okay okay okay okay i need to jot down an analysis of ab/ap (the song)
so i generally think of ab/ap as a question of who/what gets to be beloved by the american consciousness. whos an american beauty, whos an american psycho. i feel like in a lot of ways, the beauty is whiteness and the psycho is blackness, but lets just look at the title track specifically for a second
the first verse points out a relationship with shaky foundations, in which the persona is selling themself to their muse as a spectacle thatd be easy to get rid of if necessary (i think i feel in love again/maybe i just took too much cough medicine/im the best worst thing that hasnt happened to you yet...you can kill me or let god sort em out). this is all punctuated by the prechorus, indicating that the persona is selling themself and telling half truths to do it. the second verse points to the fact that their relationship is strategic, basically saying outright 'i dont love you, i love what you do for me' even pointing out that their intimacy is a performance too (as were drifting off to sleep/all those dirty thoughts of me/they were never yours to keep)
the bridge then details the ways their relationship is an act. they change who they are, and make themself perfect, and something real would ruin that (altar boys, altered boys, were the thing that love destroys). theyre just going scavenging anything they can from dead and dying cultural figures to make themselves relevant (theyre "resurrection men") and they fully acknowledge their relationship is just for an audience, or at least not because they enjoy it.
this song can be taken very literally, and i think it fits the theme of "who is allowed in the american consciousness" on the literal level its written at, but i think its interesting, again, if the persona is blackness, and the person their adressing is whiteness. they are making a deal to allow themself to be in the spotlight to court an entity which does not care for them on the grounds that they accept they are disposable. they themself admit they do not care for the union, only the money (and perhaps influence) it provides. they erase a lot of themself to be easily sellable, partake in the objectionable practices, all for the ability to speak to an audience, about, perhaps, things that will be remembered for centuries.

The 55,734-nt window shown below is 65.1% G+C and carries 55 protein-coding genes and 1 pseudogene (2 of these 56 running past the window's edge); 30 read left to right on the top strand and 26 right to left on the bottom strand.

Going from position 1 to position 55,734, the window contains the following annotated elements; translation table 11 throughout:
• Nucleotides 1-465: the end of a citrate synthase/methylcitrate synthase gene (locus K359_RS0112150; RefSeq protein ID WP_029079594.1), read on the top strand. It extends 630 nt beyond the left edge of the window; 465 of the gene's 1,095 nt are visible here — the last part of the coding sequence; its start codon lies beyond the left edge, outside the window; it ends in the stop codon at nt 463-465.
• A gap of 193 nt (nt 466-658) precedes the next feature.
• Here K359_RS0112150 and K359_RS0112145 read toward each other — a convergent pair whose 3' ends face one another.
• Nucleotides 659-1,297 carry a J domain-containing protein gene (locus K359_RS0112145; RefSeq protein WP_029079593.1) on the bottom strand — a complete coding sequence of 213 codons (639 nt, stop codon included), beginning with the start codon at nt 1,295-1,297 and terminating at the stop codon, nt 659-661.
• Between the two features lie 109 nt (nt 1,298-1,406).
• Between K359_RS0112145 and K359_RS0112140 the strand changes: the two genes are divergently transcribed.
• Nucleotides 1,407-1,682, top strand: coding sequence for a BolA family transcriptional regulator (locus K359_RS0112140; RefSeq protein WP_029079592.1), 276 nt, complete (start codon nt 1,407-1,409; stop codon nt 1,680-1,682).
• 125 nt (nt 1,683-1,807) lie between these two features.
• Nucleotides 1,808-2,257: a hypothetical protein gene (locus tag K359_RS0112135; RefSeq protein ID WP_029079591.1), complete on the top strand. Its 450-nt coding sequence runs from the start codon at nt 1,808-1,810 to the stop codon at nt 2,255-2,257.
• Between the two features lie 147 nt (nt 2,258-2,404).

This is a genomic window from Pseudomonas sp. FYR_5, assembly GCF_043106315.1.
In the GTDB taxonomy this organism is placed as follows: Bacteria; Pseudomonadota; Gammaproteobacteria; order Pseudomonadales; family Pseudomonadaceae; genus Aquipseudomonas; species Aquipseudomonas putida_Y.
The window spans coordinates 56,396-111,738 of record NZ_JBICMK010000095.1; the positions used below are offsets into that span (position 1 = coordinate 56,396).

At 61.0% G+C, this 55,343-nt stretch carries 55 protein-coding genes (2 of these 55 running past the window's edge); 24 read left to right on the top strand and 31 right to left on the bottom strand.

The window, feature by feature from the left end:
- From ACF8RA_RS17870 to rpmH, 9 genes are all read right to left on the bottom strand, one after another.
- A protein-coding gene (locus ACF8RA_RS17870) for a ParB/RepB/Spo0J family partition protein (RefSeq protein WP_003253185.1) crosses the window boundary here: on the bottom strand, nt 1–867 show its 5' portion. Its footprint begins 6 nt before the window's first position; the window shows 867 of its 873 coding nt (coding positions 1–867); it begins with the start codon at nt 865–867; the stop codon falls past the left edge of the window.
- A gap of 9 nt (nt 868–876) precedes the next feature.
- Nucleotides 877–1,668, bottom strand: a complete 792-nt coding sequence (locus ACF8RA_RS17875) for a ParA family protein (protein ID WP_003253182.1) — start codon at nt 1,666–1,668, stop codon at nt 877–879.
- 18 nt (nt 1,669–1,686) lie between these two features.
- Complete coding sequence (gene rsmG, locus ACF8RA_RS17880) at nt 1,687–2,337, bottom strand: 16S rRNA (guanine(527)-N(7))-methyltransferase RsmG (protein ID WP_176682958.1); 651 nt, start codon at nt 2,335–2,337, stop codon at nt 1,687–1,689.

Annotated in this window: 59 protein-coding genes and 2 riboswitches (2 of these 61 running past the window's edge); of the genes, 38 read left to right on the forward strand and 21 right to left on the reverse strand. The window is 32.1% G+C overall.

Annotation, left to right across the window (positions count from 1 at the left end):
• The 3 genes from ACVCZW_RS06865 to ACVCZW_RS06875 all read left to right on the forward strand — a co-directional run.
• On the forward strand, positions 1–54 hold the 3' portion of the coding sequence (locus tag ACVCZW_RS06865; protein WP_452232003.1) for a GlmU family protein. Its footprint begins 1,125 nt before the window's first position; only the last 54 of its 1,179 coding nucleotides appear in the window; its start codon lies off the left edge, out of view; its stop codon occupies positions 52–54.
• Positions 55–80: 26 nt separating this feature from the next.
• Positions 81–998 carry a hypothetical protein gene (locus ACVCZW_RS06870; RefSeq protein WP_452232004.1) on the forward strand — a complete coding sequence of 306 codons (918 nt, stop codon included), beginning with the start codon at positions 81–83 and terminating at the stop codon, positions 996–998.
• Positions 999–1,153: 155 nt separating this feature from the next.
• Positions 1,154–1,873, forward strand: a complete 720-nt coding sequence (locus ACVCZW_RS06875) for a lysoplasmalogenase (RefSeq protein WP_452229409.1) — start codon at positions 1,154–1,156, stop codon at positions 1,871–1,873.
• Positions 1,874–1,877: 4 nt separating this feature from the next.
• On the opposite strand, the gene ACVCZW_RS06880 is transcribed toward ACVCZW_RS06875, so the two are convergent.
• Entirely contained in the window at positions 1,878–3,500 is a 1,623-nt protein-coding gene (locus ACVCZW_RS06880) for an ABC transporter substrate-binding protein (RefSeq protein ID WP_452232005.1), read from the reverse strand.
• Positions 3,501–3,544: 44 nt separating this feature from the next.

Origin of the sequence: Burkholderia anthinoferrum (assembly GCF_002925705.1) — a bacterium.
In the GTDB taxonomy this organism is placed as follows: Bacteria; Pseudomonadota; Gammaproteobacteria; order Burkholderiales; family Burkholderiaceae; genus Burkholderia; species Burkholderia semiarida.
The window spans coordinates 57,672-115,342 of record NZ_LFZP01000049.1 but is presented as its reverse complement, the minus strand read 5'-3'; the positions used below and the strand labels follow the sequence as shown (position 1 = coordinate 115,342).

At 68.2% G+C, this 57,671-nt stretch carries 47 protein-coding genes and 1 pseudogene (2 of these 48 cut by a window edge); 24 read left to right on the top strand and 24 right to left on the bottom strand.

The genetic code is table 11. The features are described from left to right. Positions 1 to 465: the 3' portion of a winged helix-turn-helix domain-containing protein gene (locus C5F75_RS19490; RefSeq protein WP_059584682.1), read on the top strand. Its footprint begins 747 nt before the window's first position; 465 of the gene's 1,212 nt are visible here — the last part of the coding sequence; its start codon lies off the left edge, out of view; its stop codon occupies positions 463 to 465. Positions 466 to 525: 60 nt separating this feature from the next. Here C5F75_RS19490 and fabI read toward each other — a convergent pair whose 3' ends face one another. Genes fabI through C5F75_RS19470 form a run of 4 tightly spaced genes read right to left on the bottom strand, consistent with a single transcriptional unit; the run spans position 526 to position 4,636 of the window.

like with all songs on ab/ap i feel it suffers from a muddled perspective, but it still gets the broad strokes across very well: the persona is buying into something in exchange for an audience.
no but actually saying mania is a bad album is like saying pathologic is a bad game. its not, its just an unpleasant experience, because that is the experience the art wants you to have. pathologic as a game has mechanics that actively work against you from the beginning and a story that punishes you for thinking of yourself as the hero, a thing generally taken for granted in a video game. similarly, mania has erratic shifts in volume and mood, a love song followed by a show of disgust followed by a show of reverence, it drags you along for the ride, and it is not a smooth one. should art be pleasant? maybe. but does it have to be? what if the idea you want to get across is unpleasant? what if you are trying to communicate the futility of being trapped in a dying town? what if you are trying to get across the discordance of being in a manic episode? is there a way to truly communicate these inherently uncomfortable feelings without discomfort? and if there isnt, are these feelings worth portraying and exploring in art?
anyway. anthony fantano retire bitch.